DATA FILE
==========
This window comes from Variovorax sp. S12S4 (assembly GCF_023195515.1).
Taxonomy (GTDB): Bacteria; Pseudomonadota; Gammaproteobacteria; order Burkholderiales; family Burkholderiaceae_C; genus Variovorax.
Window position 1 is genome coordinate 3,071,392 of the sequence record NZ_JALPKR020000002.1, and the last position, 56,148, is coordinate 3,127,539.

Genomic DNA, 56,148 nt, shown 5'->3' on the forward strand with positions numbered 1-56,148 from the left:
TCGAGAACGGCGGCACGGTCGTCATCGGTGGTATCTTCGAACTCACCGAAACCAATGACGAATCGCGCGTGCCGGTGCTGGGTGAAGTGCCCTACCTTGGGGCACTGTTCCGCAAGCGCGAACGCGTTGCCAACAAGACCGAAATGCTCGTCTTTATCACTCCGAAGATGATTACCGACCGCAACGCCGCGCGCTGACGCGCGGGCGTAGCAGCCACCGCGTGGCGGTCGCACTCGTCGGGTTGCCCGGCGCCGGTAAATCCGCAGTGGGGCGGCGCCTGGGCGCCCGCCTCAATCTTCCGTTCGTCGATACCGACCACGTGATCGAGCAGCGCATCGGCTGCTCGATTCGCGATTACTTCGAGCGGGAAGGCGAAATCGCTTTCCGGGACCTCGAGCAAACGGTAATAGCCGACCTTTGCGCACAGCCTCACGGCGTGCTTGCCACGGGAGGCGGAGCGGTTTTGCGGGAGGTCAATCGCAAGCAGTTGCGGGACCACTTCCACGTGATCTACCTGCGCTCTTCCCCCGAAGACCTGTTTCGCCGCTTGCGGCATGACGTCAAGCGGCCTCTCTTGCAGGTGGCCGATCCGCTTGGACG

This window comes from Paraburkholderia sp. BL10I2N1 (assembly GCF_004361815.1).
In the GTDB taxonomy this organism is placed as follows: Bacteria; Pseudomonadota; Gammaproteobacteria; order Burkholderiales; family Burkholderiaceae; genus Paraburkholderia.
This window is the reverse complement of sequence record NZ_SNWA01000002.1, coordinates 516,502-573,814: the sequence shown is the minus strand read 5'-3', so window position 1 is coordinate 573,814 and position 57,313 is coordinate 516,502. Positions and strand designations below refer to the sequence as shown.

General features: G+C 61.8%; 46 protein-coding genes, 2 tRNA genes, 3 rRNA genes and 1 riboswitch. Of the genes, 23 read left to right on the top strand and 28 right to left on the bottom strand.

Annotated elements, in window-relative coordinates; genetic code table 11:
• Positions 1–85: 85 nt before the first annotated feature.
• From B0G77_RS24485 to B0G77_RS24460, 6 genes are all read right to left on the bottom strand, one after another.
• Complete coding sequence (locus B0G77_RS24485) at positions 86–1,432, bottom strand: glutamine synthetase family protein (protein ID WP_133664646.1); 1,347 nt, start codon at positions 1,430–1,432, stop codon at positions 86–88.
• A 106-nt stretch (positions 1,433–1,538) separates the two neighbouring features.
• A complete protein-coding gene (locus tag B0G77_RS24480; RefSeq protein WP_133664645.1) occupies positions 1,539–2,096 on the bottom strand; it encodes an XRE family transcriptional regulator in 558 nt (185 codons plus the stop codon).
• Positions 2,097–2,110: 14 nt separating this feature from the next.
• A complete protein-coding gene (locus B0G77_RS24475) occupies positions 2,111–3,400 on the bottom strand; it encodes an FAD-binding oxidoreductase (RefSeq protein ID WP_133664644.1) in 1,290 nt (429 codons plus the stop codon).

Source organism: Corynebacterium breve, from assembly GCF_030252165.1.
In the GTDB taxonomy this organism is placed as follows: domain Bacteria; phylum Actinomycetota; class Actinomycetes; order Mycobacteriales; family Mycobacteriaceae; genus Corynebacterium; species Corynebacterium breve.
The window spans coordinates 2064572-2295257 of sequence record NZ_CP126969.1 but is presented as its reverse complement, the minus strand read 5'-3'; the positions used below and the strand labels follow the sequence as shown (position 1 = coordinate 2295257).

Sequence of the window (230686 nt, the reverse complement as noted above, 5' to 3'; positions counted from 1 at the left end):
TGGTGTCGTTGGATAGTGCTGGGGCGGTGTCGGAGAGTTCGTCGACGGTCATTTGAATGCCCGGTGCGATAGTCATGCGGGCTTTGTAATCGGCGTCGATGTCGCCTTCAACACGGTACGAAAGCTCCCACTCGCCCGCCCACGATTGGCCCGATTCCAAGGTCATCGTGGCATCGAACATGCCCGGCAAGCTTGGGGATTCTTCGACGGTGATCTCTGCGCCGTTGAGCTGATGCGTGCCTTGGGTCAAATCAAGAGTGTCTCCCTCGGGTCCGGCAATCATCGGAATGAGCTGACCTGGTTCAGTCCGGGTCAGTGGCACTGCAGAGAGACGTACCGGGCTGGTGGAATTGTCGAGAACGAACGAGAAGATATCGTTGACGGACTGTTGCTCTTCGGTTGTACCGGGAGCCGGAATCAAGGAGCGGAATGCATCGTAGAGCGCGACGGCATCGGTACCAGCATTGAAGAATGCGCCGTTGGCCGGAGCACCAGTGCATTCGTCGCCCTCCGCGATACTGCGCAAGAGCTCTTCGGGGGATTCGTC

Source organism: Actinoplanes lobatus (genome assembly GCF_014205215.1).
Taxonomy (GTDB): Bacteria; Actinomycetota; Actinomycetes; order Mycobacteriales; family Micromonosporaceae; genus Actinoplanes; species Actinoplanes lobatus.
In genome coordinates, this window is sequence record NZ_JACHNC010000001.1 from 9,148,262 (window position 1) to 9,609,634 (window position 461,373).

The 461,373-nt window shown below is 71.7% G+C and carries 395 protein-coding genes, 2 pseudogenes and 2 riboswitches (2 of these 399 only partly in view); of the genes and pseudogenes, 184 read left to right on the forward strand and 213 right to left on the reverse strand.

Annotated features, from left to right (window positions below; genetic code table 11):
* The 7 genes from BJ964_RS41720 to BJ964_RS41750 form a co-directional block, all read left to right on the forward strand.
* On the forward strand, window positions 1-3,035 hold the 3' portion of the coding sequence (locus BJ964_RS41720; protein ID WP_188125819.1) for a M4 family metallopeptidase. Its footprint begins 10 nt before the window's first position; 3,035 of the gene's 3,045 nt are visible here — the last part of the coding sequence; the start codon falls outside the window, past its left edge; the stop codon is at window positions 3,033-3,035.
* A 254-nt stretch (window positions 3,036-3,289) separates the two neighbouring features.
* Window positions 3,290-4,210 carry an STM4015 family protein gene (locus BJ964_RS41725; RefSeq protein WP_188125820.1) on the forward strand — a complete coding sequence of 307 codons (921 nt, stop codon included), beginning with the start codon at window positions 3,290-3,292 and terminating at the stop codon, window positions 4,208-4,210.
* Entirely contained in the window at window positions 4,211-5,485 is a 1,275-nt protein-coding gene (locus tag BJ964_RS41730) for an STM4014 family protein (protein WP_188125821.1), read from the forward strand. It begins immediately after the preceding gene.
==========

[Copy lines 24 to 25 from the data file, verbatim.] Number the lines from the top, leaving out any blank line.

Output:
Taxonomy (GTDB): Bacteria; Actinomycetota; Actinomycetes; order Mycobacteriales; family Micromonosporaceae; genus Actinoplanes; species Actinoplanes lobatus.
In genome coordinates, this window is sequence record NZ_JACHNC010000001.1 from 9,148,262 (window position 1) to 9,609,634 (window position 461,373).